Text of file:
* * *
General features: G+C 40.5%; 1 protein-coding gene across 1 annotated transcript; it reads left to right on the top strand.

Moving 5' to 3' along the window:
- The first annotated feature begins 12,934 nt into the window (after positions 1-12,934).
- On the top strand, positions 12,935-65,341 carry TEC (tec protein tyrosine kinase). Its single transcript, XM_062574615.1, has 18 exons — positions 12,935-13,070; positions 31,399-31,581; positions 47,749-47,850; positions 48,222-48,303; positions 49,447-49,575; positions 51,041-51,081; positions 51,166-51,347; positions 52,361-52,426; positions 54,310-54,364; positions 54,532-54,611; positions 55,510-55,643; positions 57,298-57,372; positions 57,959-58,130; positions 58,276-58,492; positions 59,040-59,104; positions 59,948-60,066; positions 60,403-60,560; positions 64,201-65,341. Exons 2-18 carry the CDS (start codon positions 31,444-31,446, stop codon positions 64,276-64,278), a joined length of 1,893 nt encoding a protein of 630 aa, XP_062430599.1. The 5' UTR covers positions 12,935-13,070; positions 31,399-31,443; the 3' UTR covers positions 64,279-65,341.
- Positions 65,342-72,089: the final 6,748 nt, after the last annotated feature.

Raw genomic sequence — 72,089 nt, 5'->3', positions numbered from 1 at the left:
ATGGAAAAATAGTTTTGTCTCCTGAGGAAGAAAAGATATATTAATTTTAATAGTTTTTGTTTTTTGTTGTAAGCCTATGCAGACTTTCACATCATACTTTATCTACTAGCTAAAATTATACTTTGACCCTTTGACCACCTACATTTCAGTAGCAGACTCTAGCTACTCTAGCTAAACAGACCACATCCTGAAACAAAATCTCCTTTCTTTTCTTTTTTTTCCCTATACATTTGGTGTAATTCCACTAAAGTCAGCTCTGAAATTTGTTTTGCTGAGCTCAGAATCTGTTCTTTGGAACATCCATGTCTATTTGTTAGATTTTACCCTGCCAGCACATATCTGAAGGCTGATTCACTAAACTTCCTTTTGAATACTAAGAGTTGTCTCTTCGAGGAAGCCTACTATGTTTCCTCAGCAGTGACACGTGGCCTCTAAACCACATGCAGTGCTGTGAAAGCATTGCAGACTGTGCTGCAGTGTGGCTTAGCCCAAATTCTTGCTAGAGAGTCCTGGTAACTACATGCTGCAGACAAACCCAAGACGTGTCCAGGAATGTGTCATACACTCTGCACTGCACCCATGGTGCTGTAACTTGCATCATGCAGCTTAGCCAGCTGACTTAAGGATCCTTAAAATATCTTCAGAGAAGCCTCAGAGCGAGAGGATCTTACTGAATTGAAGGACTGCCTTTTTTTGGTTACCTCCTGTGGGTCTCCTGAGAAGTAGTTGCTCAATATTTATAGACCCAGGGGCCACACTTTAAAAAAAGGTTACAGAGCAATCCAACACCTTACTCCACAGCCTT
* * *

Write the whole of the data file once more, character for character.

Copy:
General features: G+C 40.5%; 1 protein-coding gene across 1 annotated transcript; it reads left to right on the top strand.

Moving 5' to 3' along the window:
- The first annotated feature begins 12,934 nt into the window (after positions 1-12,934).
- On the top strand, positions 12,935-65,341 carry TEC (tec protein tyrosine kinase). Its single transcript, XM_062574615.1, has 18 exons — positions 12,935-13,070; positions 31,399-31,581; positions 47,749-47,850; positions 48,222-48,303; positions 49,447-49,575; positions 51,041-51,081; positions 51,166-51,347; positions 52,361-52,426; positions 54,310-54,364; positions 54,532-54,611; positions 55,510-55,643; positions 57,298-57,372; positions 57,959-58,130; positions 58,276-58,492; positions 59,040-59,104; positions 59,948-60,066; positions 60,403-60,560; positions 64,201-65,341. Exons 2-18 carry the CDS (start codon positions 31,444-31,446, stop codon positions 64,276-64,278), a joined length of 1,893 nt encoding a protein of 630 aa, XP_062430599.1. The 5' UTR covers positions 12,935-13,070; positions 31,399-31,443; the 3' UTR covers positions 64,279-65,341.
- Positions 65,342-72,089: the final 6,748 nt, after the last annotated feature.

Raw genomic sequence — 72,089 nt, 5'->3', positions numbered from 1 at the left:
ATGGAAAAATAGTTTTGTCTCCTGAGGAAGAAAAGATATATTAATTTTAATAGTTTTTGTTTTTTGTTGTAAGCCTATGCAGACTTTCACATCATACTTTATCTACTAGCTAAAATTATACTTTGACCCTTTGACCACCTACATTTCAGTAGCAGACTCTAGCTACTCTAGCTAAACAGACCACATCCTGAAACAAAATCTCCTTTCTTTTCTTTTTTTTCCCTATACATTTGGTGTAATTCCACTAAAGTCAGCTCTGAAATTTGTTTTGCTGAGCTCAGAATCTGTTCTTTGGAACATCCATGTCTATTTGTTAGATTTTACCCTGCCAGCACATATCTGAAGGCTGATTCACTAAACTTCCTTTTGAATACTAAGAGTTGTCTCTTCGAGGAAGCCTACTATGTTTCCTCAGCAGTGACACGTGGCCTCTAAACCACATGCAGTGCTGTGAAAGCATTGCAGACTGTGCTGCAGTGTGGCTTAGCCCAAATTCTTGCTAGAGAGTCCTGGTAACTACATGCTGCAGACAAACCCAAGACGTGTCCAGGAATGTGTCATACACTCTGCACTGCACCCATGGTGCTGTAACTTGCATCATGCAGCTTAGCCAGCTGACTTAAGGATCCTTAAAATATCTTCAGAGAAGCCTCAGAGCGAGAGGATCTTACTGAATTGAAGGACTGCCTTTTTTTGGTTACCTCCTGTGGGTCTCCTGAGAAGTAGTTGCTCAATATTTATAGACCCAGGGGCCACACTTTAAAAAAAGGTTACAGAGCAATCCAACACCTTACTCCACAGCCTT